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afore ain't appeared Arabella arter Bardell Ben Allen Benjamin Allen better Bladud Bob Sawyer Boffer Brick Lane chair cheerful Cluppins coach coat countenance cried dear sir Dodson and Fogg door Dowler Esquire exclaimed eyes face fat boy father feelings fellow Gabriel Grub goblin Gray's Inn hand head hear heerd inquired interposed Jackson Jingle John Smauker knock legs looking round Lowten ma'am manner Mary matter mind morning Mr.Pickwick Mr.Weller never night nodded nothin old gentleman old lady once Pell Phunky Pickwick pocket Pott pretty prison Raddle rayther rejoined replied Bob replied Sam Roker Sam Weller Sam's Samivel Sammy Samuel Weller Serjeant Buzfuz Serjeant Snubbin Smangle smile Snodgrass stairs Stiggins stopped there's thing thought tipstaff took turned uncle vith voice walked Wardle wery whispered Wilkins Flasher window Winkle Winkle's words young lady
Page 18 - Mr. Winkle, stooping forward with his body half doubled up, was being assisted over the ice by Mr. Weller, in a very singular and un-swanlike manner, when Mr. Pickwick most innocently shouted from the opposite bank, — '"Sam!' '"Sir?' said Mr. Weller. '"Here, I want you.
Page 60 - Tain't in poetry, is it?' interposed the father. ' No, no,' replied Sam. 'Werry glad to hear it,' said Mr. Weller. 'Poetry's unnat'ral ; no man ever talked in poetry 'cept a beadle on boxin...
Page 81 - ... at Mrs. Bardell's house. I shall show you that Mrs. Bardell, during the whole of that time, waited on him, attended to his comforts, cooked his meals, looked out his linen for the washer-woman when it went abroad, darned, aired, and prepared it for wear, when it came home, and, in short, enjoyed his fullest trust and confidence. I shall show you, that, on many occasions, he gave halfpence, and on some occasions even sixpences, to her little boy; and I shall prove to you, by a witness, whose testimony...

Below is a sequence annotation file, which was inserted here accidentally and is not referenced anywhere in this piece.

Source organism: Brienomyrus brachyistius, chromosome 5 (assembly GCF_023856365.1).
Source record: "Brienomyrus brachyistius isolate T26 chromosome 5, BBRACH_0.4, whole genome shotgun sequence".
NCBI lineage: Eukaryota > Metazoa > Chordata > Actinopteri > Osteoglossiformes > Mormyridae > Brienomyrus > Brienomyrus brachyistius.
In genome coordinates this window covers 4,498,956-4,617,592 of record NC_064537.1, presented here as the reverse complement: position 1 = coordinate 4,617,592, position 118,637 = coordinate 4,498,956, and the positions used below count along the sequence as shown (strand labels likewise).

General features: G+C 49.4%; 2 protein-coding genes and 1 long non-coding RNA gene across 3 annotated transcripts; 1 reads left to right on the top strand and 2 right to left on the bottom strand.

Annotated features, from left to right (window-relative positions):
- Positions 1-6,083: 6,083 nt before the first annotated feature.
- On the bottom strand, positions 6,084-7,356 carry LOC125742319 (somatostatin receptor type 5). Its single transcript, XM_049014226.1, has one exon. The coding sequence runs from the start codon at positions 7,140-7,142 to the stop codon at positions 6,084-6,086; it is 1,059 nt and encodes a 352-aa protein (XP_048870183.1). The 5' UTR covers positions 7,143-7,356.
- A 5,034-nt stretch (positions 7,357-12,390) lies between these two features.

Page 81 - ... to their solemn contract ; and I am in a situation to prove to you, on the testimony of three of his own friends — most unwilling witnesses, gentlemen — most unwilling witnesses — that on that morning he was discovered by them holding the plaintiff in his arms, and soothing her agitation by his caresses and endearments.
Page 17 - Hold up, Sir." This last observation of Mr. Weller's bore reference to a demonstration Mr. Winkle made at the instant, of a frantic desire to throw his feet in the air, and dash the back of his head on the ice. "These — these — are very awkward skaits; ain't they, Sam? " inquired Mr. Winkle, staggering. "I'm afeerd there's a orkard gen'lm'n in 'em, Sir," replied Sam. "Now, Winkle,
Page 82 - ... sensitive and confiding female to be trifled away, by such shallow artifices as these ? The next has no date whatever, which is in itself suspicious. — ' Dear Mrs. B., I shall not be at home till to-morrow. Slow coach.' And then follows this very remarkable expression — ' Don't trouble yourself about the warming-pan.
Page 79 - Mr. Bardell was a man of his word, Mr. Bardell was no deceiver, Mr. Bardell was once a single gentleman himself; to single gentlemen I look for protection, for assistance, for comfort, and for consolation ; in single gentlemen I shall perpetually see something to remind me of what Mr.
Page 79 - I look for protection, for assistance, for comfort, and for consolation; in single gentlemen I shall perpetually see something to remind me of what Mr. Bardell was, when he first won my young and untried affections. To a single gentleman, then, shall my lodgings be let.